I was born in 1934 and grew up in Boston. After college I married a nice Jewish boy named Irwin Cohen. Irwin didn’t turn out to be a great husband, so we divorced in 1963 and I went to Paris to find out about life. Fifty-four years later, I’m going back to Paris to perform stand-up comedy in French and English, and things are a little different now than they were back then.
1962: I booked the SS United States liner, fastest ship at that time. It only took five days to cross the ocean. Lots of fun with entertainment and the crew.
2017: I book an economy seat online. The journey’s faster, but the food is terrible (nothing like the 5 courses served on the ship). Also, it’s a too short of time to flirt with the crew. You can’t win!
1962: We didn’t have compact, light suitcases that rolled and spun, so I brought a huge old trunk which must have weighed 50 pounds. It was plastered with labels just like in the 1974 movie Murder on the Orient Express. The Purser said it would be in my hotel room in Paris when I arrived, and it was! (Such was travel in 1962.)
2017: I have a suitcase that rolls in every direction. No trunks, but every suitcase and golf bag costs $100 each way as extra baggage. Bring me back the ship and my spacious trunk!
1962: I fled my first hotel ($300 a night!), and wandered the streets looking for a cheaper hotel. I went into a café for a cup of coffee. The young Frenchman beside me asked, “What is your trouble?” I poured out my dilemma. He helped me find a cheap hotel, and then we walked around the Latin Quarter. Wow! This was a real Parisian adventure! He invited me to spend Sunday afternoon with his family and friends in the countryside. While I was there, everyone stared at me like I was an alien. Nobody talked to me. I don’t think they’d ever met an American before and were wondering why the heck he’d invited me. They probably thought we were having an affair. After the picnic, I never heard from him again.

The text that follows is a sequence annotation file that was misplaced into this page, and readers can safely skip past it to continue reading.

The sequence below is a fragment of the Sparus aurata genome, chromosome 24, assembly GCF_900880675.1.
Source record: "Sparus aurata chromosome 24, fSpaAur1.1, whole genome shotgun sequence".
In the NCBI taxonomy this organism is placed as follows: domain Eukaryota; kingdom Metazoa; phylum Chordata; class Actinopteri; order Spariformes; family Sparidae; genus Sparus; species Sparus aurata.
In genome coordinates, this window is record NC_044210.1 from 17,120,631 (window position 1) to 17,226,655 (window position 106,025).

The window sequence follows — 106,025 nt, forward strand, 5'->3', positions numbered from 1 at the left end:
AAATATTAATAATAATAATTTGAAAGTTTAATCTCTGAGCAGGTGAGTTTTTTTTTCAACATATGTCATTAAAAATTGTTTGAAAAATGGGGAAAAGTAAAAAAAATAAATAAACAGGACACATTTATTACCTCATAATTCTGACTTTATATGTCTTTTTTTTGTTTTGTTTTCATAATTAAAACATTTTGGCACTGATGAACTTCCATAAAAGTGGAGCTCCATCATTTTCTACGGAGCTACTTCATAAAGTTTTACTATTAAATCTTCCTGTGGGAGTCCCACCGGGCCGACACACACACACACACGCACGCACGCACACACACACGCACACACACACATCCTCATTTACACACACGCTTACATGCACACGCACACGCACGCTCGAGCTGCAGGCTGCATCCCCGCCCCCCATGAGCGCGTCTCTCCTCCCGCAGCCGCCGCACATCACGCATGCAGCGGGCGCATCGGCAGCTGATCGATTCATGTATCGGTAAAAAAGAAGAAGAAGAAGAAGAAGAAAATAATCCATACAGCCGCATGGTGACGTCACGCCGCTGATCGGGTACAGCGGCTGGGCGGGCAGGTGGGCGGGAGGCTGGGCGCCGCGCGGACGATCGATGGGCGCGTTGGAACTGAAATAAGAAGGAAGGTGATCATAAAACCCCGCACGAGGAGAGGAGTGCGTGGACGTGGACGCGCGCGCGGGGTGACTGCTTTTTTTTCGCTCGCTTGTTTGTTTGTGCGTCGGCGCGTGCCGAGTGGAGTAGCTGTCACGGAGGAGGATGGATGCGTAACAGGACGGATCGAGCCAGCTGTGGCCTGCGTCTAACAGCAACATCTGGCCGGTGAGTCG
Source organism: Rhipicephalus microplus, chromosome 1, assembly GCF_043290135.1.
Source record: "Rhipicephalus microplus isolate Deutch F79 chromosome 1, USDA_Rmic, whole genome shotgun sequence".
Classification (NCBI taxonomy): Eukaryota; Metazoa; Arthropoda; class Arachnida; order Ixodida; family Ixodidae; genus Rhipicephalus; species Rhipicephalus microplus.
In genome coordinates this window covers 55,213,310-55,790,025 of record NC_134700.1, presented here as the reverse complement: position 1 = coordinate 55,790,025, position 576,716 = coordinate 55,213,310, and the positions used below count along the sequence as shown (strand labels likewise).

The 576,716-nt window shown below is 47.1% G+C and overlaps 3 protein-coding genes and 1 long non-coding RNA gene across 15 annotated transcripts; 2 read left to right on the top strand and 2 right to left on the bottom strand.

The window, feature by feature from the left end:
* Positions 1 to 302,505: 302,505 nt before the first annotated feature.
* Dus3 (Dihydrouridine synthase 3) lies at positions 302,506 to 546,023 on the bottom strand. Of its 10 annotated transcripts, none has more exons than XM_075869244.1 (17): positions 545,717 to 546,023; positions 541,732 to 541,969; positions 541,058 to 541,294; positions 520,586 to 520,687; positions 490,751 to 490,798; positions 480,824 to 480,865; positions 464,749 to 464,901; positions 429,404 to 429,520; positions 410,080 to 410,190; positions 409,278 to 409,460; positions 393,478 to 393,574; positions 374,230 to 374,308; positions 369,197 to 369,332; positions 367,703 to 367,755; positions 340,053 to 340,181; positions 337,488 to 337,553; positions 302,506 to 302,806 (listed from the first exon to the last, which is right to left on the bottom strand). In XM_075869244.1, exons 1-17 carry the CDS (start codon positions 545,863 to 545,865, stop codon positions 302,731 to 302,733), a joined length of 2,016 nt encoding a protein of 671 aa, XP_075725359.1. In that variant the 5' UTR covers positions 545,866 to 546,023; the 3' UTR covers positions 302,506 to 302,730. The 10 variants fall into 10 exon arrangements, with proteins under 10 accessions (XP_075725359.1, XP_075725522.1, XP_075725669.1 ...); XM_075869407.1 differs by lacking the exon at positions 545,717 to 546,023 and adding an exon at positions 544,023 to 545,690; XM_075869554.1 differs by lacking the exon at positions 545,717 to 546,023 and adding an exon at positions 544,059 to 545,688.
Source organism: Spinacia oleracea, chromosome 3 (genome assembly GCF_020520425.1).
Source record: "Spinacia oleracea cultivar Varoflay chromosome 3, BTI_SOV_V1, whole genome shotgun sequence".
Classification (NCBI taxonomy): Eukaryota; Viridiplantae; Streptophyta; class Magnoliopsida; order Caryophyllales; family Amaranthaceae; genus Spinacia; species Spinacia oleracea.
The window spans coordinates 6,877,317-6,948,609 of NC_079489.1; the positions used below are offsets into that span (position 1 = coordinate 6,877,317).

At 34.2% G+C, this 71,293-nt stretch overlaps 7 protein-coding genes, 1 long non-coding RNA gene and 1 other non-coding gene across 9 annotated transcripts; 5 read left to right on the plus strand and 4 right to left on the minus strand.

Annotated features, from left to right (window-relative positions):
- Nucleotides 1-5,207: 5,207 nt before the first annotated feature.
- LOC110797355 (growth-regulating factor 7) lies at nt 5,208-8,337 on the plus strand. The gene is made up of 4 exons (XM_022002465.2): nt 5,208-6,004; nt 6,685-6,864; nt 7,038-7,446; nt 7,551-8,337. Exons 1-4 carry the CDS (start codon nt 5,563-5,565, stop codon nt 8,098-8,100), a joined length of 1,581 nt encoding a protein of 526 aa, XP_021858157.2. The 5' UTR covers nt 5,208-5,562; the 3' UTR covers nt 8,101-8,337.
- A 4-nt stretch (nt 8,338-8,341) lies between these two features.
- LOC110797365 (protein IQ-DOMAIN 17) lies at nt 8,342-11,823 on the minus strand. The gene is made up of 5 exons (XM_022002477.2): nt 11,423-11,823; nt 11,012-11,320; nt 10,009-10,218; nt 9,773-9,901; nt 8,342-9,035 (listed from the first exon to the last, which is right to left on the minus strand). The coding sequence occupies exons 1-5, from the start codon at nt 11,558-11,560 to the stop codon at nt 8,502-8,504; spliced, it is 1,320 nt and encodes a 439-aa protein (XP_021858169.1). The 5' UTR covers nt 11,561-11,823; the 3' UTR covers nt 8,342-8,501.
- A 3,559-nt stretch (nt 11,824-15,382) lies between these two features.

2017: Now I don’t pick up guys in cafés. The minute I get off the plane I open Tinder and within a half hour I get hits from a half dozen guys, many between the ages of 19 and 34 – the year I was born. Frenchmen are so much more appreciative of older women!
1962: I went to the Cité Universitaire which had dorms for students from all over the world. The Maison des États-Unis (American House) told me they had no rooms but to keep in touch. I was very upset and decided to go to temple as it was Rosh Hashanah. Miracle of miracles, a fellow American with me in the balcony whom I confided in said he was moving out of a family’s apartment and the room was only $100 a month. I was optimistic, there were two girls about my age living there and I thought, great, I’ll have ready-made friends! Boy, I was wrong—they didn’t talk to me! And my bedroom window faced a boy’s elementary school playground; the screaming began at 7:30am. After two months, I got a room at the Maison des États-Unis! It was a tiny converted shower stall. I was surrounded by tiles on the wall and floor, and the drain was still there. I didn’t have to get out of bed to take a shower! I paid $20 a month and 20 cents for meals in the cafeteria. What a bargain! Breakfast was in the small café in the dorm and I met a lot of other students my age. The people at breakfast actually talked to me. Heaven!
2017: For the next 8 months in Paris I’ll be subletting an apartment I found online. The apartment has a huge huge bathtub and is on the 8th floor in an elevator building. Not the fancy $300-per-night Lutèce Hotel, but at least I have a home of my own and a shower that isn’t a bedroom.
1962: The process of enrollment at La Sorbonne proved to be a nightmare. All of us students would be standing, waiting in lines that were long, long, LONG. Then, when I got to the front, the registration person would start yelling at me, asking for all sorts of different papers and identification. (Middlebury College was never like this.) One day, I just burst out crying in front of the officious French woman. It took about a week of this mayhem to enroll in a French Civilizations and Phonetics Courses.
2017: I’m told it’s very much the same, replete with stuffy administrative officers wagging their fingers.
1962: Dark clothes. Wear bright clothes and it’s like wearing a sign that says, “AMERICAN.” I know this because I was invited to a picnic, and of course I said YES and planned to wear my best picnic clothes. I had a beautiful multicolored, striped cardigan that was popular at the golf club. At the picnic, everyone stared at me like I was from outer space. Back then, the French were all wearing very bland, dark clothes.
2017: They’re still wearing very bland, dark clothes.
1962: In the cafeteria at the Cité Universitaire, the server was handing out pork blood sausages for dinner. I was horrified! This was not my cup of thé. However, she gave the guy before me veal, so I said in my best French, “I want what he got!” The server asked, “Vous êtes Musulman?” I thought quickly, and responded, “Oh no, I’m Jewish.” I got the veal!
2017: I’m 83. Now I am invited every night to a different French family for dinner. The food and wine is the best and I’ve never seen a blood sausage again!